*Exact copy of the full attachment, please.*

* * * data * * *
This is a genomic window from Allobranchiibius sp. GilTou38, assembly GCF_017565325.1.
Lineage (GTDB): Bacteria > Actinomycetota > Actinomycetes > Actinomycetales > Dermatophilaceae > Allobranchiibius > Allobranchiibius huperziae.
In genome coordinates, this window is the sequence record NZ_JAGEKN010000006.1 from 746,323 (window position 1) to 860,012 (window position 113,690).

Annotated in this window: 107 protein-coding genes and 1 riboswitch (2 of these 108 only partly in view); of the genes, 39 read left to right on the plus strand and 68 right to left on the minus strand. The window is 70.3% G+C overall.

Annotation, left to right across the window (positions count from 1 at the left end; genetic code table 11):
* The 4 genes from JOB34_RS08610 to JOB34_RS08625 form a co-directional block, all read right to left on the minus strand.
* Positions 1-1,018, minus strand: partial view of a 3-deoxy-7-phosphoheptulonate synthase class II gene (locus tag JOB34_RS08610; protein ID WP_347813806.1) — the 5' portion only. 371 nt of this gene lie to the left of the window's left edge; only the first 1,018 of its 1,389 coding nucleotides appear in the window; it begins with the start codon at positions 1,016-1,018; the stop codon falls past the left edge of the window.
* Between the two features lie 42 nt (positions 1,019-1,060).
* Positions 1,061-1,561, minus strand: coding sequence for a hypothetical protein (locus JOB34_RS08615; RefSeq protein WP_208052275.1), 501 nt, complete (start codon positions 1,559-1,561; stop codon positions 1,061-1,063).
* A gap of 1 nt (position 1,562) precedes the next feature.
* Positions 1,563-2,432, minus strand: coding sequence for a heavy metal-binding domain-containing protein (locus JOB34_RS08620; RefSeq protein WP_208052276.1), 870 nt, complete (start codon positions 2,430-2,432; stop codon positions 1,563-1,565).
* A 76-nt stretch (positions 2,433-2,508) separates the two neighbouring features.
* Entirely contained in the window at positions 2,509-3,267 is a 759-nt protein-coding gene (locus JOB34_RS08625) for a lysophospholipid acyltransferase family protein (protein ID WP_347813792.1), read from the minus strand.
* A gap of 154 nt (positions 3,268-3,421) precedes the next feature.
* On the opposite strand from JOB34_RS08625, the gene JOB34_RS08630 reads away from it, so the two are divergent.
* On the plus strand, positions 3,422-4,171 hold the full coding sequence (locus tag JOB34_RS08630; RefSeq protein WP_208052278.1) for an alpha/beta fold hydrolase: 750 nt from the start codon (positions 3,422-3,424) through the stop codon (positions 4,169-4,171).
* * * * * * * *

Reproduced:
This is a genomic window from Allobranchiibius sp. GilTou38, assembly GCF_017565325.1.
Lineage (GTDB): Bacteria > Actinomycetota > Actinomycetes > Actinomycetales > Dermatophilaceae > Allobranchiibius > Allobranchiibius huperziae.
In genome coordinates, this window is the sequence record NZ_JAGEKN010000006.1 from 746,323 (window position 1) to 860,012 (window position 113,690).

Annotated in this window: 107 protein-coding genes and 1 riboswitch (2 of these 108 only partly in view); of the genes, 39 read left to right on the plus strand and 68 right to left on the minus strand. The window is 70.3% G+C overall.

Annotation, left to right across the window (positions count from 1 at the left end; genetic code table 11):
* The 4 genes from JOB34_RS08610 to JOB34_RS08625 form a co-directional block, all read right to left on the minus strand.
* Positions 1-1,018, minus strand: partial view of a 3-deoxy-7-phosphoheptulonate synthase class II gene (locus tag JOB34_RS08610; protein ID WP_347813806.1) — the 5' portion only. 371 nt of this gene lie to the left of the window's left edge; only the first 1,018 of its 1,389 coding nucleotides appear in the window; it begins with the start codon at positions 1,016-1,018; the stop codon falls past the left edge of the window.
* Between the two features lie 42 nt (positions 1,019-1,060).
* Positions 1,061-1,561, minus strand: coding sequence for a hypothetical protein (locus JOB34_RS08615; RefSeq protein WP_208052275.1), 501 nt, complete (start codon positions 1,559-1,561; stop codon positions 1,061-1,063).
* A gap of 1 nt (position 1,562) precedes the next feature.
* Positions 1,563-2,432, minus strand: coding sequence for a heavy metal-binding domain-containing protein (locus JOB34_RS08620; RefSeq protein WP_208052276.1), 870 nt, complete (start codon positions 2,430-2,432; stop codon positions 1,563-1,565).
* A 76-nt stretch (positions 2,433-2,508) separates the two neighbouring features.
* Entirely contained in the window at positions 2,509-3,267 is a 759-nt protein-coding gene (locus JOB34_RS08625) for a lysophospholipid acyltransferase family protein (protein ID WP_347813792.1), read from the minus strand.
* A gap of 154 nt (positions 3,268-3,421) precedes the next feature.
* On the opposite strand from JOB34_RS08625, the gene JOB34_RS08630 reads away from it, so the two are divergent.
* On the plus strand, positions 3,422-4,171 hold the full coding sequence (locus tag JOB34_RS08630; RefSeq protein WP_208052278.1) for an alpha/beta fold hydrolase: 750 nt from the start codon (positions 3,422-3,424) through the stop codon (positions 4,169-4,171).